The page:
EDINBURG, Texas (CN) – John Feit, the 85-year-old former Catholic priest convicted Thursday night in the Easter weekend 1960 murder of beauty queen and schoolteacher Irene Garza, was sentenced Friday afternoon to life in prison.
“Instead of praying for her soul, he preyed for a victim,” Hidalgo County Assistant District Attorney Michael Garza said during the sentencing phase Friday, before adding that Feit married, had a family and continued “mocking the system because he got away.”
A jury on Thursday found Feit guilty of suffocating the 25-year-old McAllen schoolteacher to death after she was last seen on her way to confession at Sacred Heart Church nearly six decades ago. He stood emotionless as he was sentenced, just as he had when he heard his conviction the day before.
The six-day trial in Edinburg, Texas, featured allegations of a Catholic Church cover-up, a claim bolstered by an internal church letter dated Oct. 1, 1960 that showed a collusive relationship between the church and local authorities to avoid the potential scandal to the institution.
Prosecutors painted a sinister portrait of Feit as a “depraved” priest with a “mischievous heart,” whom the Catholic Church protected to avoid institutional scandal. The state presented a pattern of “creepy” behavior, including Feit’s penchant for attacking young women wearing high-heeled shoes from behind.
It was Holy Saturday 1960 when Feit pulled Irene by the arm out of a church confessional. He took her to its rectory next door, where he assaulted, bound and gagged her with a cellophane bag in a bathtub.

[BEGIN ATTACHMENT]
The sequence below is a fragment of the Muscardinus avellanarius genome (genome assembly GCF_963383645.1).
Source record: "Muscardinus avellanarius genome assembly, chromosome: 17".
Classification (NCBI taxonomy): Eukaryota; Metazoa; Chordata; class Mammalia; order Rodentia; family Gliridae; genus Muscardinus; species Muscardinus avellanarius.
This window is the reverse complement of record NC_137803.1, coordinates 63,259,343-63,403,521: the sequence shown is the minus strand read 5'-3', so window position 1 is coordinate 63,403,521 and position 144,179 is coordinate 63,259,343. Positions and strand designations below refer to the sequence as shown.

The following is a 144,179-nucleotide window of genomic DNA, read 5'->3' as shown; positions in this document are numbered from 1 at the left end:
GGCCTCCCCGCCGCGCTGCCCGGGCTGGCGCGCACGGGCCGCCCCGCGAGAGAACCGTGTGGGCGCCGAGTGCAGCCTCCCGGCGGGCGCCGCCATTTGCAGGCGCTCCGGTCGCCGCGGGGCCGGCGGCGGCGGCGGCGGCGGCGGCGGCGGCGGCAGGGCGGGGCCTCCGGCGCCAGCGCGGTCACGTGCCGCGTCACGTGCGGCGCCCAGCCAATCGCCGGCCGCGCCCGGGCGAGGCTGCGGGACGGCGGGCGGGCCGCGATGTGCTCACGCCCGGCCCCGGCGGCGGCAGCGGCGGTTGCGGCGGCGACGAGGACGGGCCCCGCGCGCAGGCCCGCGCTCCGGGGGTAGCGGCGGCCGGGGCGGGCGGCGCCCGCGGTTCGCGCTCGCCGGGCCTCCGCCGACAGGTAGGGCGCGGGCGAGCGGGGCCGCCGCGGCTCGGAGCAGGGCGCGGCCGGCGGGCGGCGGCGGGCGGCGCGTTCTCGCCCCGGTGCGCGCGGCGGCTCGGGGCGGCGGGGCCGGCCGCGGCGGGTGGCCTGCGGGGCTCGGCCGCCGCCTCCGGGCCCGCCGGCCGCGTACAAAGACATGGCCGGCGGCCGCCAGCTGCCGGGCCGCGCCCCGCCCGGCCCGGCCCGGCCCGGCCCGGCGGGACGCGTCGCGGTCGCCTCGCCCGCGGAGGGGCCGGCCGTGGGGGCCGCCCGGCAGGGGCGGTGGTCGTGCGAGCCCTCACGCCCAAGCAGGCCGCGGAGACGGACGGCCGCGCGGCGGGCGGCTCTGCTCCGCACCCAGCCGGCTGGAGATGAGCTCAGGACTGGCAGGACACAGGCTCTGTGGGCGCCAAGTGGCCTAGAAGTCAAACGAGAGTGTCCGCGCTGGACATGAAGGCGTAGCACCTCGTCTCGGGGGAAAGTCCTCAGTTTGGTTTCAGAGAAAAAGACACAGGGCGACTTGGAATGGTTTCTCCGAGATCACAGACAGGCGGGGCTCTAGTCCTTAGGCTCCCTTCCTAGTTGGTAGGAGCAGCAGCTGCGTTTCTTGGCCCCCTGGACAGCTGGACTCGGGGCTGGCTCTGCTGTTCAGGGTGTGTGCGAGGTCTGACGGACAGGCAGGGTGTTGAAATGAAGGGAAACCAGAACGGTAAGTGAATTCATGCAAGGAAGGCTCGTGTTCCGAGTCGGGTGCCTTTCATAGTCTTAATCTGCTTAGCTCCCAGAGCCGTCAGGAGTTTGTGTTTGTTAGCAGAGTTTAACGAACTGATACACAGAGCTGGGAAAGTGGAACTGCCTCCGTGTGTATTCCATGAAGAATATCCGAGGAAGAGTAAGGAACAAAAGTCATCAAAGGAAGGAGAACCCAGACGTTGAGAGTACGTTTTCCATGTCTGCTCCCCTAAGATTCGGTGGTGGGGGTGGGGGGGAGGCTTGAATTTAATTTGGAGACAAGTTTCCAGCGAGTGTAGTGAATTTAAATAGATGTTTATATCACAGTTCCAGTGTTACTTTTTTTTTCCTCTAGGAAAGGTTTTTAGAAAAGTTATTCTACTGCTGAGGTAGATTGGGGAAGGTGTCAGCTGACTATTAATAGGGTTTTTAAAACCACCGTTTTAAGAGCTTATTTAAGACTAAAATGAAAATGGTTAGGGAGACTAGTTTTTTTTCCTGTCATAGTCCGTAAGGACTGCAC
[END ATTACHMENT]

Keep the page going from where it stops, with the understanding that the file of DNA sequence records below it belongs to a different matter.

Feit, then a 27-year-old visiting priest, fondled her breasts before she spoke her last words: “I can’t breathe, I can’t breathe,” a former monk, Dale Tacheny, testified this week. Tacheny said Feit confessed to the murder to him three years after he did it.
Feit spoke briefly in court Friday to say he will “follow the advice of counsel” and would not be testifying in his defense during the sentencing phase. He declined to speak in front of jurors on Wednesday, saying the decision “was a wrestling match between my vanity and my common sense.”
Irene’s nephew, Nick Cavazos, pointed at Feit and said he “destroyed so much of what could’ve been.”
“I heard so many stories of her angelic ways and how she reached out to poor children,” he said of his aunt during victim impact statements. He said his mother, Josie, Irene’s only sister, had been suppressing “her feelings for my aunt in all these years.”
“On behalf of my mom, this man has destroyed her final years of peace,” Cavazos said.
Arturo “Tito” Torres, a childhood friend of Irene’s since age 5, called Feit “a murderous animal” and “sorry excuse for a human being.”
“I’m really happy that the jury sentenced you to life. You not only deprived her of her life, but you deprived everybody in this room and everybody in this town, everybody who knew Irene,” he said.
Prosecutor Garza ending his closing argument Thursday by asking jurors to send a message to the community.
“It’s time to heal. We won’t tolerate a cover-up,” he said.
He also invoked memories of Irene’s father, Nicolas Garza, who he said was unable to protect his daughter.
“The system of justice that he believed in sold her out, sold him out. The church that he believed in, that he sought to save his soul, betrayed him,” Garza said.